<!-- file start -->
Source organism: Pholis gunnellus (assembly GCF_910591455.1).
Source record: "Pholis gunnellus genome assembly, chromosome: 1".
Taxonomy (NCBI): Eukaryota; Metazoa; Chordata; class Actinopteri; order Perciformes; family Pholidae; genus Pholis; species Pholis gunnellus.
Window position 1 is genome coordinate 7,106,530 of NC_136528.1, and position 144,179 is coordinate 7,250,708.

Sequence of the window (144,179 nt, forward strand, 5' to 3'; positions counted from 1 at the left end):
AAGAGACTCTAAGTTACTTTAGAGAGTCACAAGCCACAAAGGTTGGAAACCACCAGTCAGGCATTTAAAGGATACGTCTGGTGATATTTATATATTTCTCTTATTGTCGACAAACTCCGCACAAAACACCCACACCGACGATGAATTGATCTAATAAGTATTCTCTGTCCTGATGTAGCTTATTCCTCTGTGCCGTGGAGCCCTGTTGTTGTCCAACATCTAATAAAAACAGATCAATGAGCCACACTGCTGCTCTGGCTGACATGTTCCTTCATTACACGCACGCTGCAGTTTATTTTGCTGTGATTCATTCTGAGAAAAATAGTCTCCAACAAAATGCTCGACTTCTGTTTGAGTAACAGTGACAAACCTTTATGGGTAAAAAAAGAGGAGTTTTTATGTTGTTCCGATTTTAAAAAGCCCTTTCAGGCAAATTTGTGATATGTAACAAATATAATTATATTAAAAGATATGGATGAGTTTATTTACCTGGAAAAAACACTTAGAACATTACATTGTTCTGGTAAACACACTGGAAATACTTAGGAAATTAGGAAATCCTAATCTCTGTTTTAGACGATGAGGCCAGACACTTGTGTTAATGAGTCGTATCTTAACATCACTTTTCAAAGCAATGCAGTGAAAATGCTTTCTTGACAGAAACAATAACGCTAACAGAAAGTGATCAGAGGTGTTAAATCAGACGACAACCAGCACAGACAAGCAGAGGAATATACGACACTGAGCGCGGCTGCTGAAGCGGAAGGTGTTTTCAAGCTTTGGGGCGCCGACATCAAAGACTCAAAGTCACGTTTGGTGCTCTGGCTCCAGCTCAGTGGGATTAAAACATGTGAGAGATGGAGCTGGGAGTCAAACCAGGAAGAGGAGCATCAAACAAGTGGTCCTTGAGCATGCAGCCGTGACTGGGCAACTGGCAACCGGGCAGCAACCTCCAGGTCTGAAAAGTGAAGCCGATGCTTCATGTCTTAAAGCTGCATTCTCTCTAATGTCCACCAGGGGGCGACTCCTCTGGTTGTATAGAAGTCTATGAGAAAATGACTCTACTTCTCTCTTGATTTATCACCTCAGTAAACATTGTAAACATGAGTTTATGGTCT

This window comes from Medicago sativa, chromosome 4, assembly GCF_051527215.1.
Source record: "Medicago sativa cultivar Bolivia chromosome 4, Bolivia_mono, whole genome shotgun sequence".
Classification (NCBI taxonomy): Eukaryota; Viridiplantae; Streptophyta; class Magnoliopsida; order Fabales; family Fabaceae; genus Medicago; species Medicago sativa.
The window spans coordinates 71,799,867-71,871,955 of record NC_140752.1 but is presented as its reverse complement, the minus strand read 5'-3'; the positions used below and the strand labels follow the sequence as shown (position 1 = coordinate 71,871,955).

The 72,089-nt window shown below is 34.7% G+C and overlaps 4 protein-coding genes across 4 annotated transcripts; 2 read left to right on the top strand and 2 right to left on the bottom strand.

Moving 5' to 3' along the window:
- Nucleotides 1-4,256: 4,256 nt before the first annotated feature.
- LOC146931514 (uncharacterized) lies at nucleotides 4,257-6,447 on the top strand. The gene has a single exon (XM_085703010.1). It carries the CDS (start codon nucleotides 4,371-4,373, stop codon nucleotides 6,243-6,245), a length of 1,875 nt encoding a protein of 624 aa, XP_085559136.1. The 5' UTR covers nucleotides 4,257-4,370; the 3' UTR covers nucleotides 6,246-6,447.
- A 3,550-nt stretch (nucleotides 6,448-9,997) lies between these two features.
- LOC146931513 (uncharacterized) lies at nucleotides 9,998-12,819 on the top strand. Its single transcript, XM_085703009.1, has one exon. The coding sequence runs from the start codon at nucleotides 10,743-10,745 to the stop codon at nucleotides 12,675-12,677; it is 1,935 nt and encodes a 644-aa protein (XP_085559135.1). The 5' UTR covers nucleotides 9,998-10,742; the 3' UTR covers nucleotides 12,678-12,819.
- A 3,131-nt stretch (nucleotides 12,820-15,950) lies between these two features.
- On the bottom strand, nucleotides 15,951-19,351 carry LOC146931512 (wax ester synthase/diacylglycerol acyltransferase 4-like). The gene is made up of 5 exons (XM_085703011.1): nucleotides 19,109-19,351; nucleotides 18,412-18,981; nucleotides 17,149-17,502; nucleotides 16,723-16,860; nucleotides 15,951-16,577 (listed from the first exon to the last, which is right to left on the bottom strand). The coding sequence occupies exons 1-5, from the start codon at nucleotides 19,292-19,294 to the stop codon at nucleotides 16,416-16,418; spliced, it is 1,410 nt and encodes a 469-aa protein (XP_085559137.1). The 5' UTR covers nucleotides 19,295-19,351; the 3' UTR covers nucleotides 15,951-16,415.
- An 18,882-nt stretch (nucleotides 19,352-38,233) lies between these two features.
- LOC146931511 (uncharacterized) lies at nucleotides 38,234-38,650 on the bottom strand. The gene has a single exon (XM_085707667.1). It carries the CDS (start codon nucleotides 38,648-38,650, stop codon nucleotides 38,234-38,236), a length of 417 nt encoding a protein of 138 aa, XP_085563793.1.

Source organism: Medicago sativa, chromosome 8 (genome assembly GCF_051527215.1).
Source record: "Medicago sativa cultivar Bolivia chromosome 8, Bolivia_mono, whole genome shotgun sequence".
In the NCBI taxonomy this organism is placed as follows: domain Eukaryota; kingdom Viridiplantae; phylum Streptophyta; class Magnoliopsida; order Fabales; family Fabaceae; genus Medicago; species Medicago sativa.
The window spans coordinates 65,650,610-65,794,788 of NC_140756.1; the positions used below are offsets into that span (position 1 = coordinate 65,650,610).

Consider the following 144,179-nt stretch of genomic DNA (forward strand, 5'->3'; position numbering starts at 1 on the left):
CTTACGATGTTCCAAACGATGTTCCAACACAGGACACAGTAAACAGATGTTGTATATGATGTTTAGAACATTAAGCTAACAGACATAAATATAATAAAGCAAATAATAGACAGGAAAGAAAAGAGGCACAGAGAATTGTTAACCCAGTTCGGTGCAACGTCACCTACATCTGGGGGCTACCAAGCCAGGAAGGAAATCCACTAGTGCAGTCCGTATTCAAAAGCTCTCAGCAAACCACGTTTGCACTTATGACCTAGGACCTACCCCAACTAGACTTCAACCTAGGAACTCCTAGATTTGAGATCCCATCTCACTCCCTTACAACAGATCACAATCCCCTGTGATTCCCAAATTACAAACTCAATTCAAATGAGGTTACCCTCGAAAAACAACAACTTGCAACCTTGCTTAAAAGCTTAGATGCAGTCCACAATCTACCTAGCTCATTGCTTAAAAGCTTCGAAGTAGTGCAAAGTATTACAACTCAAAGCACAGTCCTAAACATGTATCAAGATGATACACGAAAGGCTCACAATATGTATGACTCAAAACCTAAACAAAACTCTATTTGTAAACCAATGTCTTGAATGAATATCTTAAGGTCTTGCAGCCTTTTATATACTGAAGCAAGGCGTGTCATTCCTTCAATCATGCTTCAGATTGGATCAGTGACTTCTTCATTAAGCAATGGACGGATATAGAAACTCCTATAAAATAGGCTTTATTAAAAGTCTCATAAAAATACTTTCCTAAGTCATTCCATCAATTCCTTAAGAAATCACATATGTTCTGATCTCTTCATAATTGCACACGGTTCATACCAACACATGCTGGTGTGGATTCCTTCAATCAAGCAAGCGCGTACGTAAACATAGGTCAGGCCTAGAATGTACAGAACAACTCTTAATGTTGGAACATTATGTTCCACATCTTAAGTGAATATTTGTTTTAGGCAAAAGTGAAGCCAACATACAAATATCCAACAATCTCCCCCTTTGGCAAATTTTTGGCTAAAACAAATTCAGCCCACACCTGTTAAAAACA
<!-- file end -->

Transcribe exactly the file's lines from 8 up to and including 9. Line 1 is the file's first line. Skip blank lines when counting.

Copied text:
Source record: "Medicago sativa cultivar Bolivia chromosome 4, Bolivia_mono, whole genome shotgun sequence".
Classification (NCBI taxonomy): Eukaryota; Viridiplantae; Streptophyta; class Magnoliopsida; order Fabales; family Fabaceae; genus Medicago; species Medicago sativa.